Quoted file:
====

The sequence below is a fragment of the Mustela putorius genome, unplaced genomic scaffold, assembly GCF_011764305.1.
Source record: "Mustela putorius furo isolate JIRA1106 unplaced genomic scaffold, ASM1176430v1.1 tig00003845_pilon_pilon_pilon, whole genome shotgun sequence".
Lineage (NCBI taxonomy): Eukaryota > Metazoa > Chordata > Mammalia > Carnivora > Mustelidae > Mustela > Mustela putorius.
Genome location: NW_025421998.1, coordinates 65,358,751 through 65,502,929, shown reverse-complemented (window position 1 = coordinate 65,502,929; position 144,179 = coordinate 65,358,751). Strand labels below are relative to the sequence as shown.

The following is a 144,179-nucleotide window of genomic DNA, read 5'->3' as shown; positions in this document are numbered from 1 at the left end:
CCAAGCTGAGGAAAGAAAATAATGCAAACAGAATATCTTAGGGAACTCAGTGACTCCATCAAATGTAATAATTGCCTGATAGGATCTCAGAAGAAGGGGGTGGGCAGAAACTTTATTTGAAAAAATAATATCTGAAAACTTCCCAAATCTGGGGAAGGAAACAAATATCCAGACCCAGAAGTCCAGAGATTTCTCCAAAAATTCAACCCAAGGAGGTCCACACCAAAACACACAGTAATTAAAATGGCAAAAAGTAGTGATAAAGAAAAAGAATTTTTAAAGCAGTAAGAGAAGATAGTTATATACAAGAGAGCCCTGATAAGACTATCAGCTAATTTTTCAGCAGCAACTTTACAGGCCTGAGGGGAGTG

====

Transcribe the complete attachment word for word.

The sequence below is a fragment of the Mustela putorius genome, unplaced genomic scaffold, assembly GCF_011764305.1.
Source record: "Mustela putorius furo isolate JIRA1106 unplaced genomic scaffold, ASM1176430v1.1 tig00003845_pilon_pilon_pilon, whole genome shotgun sequence".
Lineage (NCBI taxonomy): Eukaryota > Metazoa > Chordata > Mammalia > Carnivora > Mustelidae > Mustela > Mustela putorius.
Genome location: NW_025421998.1, coordinates 65,358,751 through 65,502,929, shown reverse-complemented (window position 1 = coordinate 65,502,929; position 144,179 = coordinate 65,358,751). Strand labels below are relative to the sequence as shown.

The following is a 144,179-nucleotide window of genomic DNA, read 5'->3' as shown; positions in this document are numbered from 1 at the left end:
CCAAGCTGAGGAAAGAAAATAATGCAAACAGAATATCTTAGGGAACTCAGTGACTCCATCAAATGTAATAATTGCCTGATAGGATCTCAGAAGAAGGGGGTGGGCAGAAACTTTATTTGAAAAAATAATATCTGAAAACTTCCCAAATCTGGGGAAGGAAACAAATATCCAGACCCAGAAGTCCAGAGATTTCTCCAAAAATTCAACCCAAGGAGGTCCACACCAAAACACACAGTAATTAAAATGGCAAAAAGTAGTGATAAAGAAAAAGAATTTTTAAAGCAGTAAGAGAAGATAGTTATATACAAGAGAGCCCTGATAAGACTATCAGCTAATTTTTCAGCAGCAACTTTACAGGCCTGAGGGGAGTG